It’s an online sensation: Jewish goodies straight to your door

Rabbi Noa Kushner and Yoav Schlesinger know that prayer and worship aren’t the only pathways into Jewish life. That’s why the rabbi and executive director of The Kitchen — an indie Jewish community in San Francisco — are betting that, for some people, a box of Jewish goodies will lead the way.

Inspired by the subscription box craze (in which people have everything from rabbit food to Japanese snacks delivered to their homes), an uptick in spiritual Judaism and a cultural interest in classic Jewish foods revamped, The Kitchen has launched “Hello Mazel.”

Scene from a Hello Mazel promotional video on Kickstarter photo/thekitchensf.org

Subtitled “Jewish Delivered,” the box-delivery project is “Hipster-curated, bubbe-approved,” according to a headline in the Forward.

It certainly has created quite a stir online, raising more than $100,000 in the first six days of a Kickstarter campaign (thanks, in part, perhaps, to a video featuring an adorable bubbe).

“We’re trying to get Torah to as many people as possible through as many doors as possible,” Kushner explained. “We think it’s worth it to do things that are unconventional if it taps into a certain zeitgeist and might have success.”

Delivery will occur once every three months, though what will be inside is still something of a mystery. What is known is that each box will be filled with Jewish foods, texts, ritual objects and what Schlesinger calls “conversation starters.”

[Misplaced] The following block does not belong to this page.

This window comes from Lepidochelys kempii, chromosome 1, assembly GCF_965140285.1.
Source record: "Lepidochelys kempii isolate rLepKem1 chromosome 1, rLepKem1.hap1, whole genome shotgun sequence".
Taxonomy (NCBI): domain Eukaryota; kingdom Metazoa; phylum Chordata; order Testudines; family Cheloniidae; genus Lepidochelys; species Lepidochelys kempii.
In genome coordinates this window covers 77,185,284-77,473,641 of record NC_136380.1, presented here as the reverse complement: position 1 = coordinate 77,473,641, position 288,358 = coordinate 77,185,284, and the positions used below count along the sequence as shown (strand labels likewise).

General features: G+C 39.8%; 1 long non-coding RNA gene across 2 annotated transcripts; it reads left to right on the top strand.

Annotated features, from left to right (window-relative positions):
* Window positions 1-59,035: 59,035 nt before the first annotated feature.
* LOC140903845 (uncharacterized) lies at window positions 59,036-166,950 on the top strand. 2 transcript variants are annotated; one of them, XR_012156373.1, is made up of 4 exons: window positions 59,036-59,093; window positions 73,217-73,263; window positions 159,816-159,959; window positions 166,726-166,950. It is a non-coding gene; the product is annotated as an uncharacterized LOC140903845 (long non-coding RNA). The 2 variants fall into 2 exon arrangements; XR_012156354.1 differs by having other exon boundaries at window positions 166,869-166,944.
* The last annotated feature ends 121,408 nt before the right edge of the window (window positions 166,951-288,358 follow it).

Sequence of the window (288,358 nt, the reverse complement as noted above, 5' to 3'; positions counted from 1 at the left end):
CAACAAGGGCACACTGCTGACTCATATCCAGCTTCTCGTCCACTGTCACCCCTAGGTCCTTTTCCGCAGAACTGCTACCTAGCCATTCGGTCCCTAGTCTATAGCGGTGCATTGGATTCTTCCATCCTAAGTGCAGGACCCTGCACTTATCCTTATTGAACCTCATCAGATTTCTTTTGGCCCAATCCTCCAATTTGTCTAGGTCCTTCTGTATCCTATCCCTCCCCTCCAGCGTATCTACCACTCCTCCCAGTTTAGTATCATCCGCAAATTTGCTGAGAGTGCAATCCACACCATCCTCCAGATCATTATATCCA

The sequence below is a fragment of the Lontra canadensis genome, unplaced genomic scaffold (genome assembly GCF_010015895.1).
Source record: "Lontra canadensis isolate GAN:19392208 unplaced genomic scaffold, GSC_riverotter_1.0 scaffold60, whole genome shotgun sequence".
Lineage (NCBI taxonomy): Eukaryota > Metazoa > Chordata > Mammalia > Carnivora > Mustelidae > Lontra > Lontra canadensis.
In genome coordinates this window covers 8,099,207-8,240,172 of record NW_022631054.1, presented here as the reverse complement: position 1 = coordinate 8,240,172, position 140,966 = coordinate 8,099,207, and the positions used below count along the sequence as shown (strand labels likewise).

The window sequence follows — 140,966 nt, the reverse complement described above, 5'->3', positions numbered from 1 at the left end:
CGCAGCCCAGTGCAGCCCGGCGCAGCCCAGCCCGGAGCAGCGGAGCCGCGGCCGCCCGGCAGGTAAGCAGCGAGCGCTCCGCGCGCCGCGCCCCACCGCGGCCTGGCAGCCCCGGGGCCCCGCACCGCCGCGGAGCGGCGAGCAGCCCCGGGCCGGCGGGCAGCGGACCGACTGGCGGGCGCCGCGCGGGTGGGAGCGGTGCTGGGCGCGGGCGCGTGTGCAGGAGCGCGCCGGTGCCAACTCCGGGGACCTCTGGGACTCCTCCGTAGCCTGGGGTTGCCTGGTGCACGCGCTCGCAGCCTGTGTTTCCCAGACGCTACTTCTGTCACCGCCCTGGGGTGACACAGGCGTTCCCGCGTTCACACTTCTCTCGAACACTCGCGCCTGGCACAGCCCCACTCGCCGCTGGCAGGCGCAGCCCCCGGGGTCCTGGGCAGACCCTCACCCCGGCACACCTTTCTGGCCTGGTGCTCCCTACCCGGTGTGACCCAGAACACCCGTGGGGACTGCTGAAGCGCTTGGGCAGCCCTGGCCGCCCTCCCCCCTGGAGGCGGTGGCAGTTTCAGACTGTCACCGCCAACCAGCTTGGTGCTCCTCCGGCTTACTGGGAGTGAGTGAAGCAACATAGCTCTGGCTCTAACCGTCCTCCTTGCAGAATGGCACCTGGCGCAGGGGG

All of the contents will be designed to encourage subscribers to “do Jewish.”

Hello Mazel is already an out-of-the-box success. When the project was posted on the crowdfunding platform Kickstarter on Feb. 12, it listed a goal of $18,000 — which was reached in the first six hours.

By the end of day one, it had raised more than $45,000, and the figure kept growing. As of J.’s Feb. 17 deadline, 913 backers had pledged $101,134.

Yoav Schlesinger

According to Hello Mazel’s Kickstarter page, that makes it the most-funded Jewish project in Kickstarter history … with many days remaining. The campaign doesn’t end until March 4.

The previous holder of the top spot was a blech (a hotplate for use on Shabbat), which raised $67,141 from 706 backers, according to the Forward. The publication also pointed out the oddity of “non-certified Jewish goodies for even the most secular of Jews” knocking from the top spot a “solution for the halachic ban on cooking on Shabbat.”

Average Hello Mazel donations topped $100, and though some donations were just a few dollars, most backers gave at least the $45 necessary to receive the first box. A full year’s subscription is going for $180.

“Finally, Jewish delivered! We’re picking the best Jewish stuff and sending it. With love, fromus to you,” reads The Kitchen’s posting on Kickstarter. “You’ll get carefully selected Jewish awesomeness, hand-picked and crafted by our team of Mazel Stars. Think habanero horseradish dill pickles for Passover or single-origin chocolate gelt for Hanukkah (no promises on that, we want to surprise you).”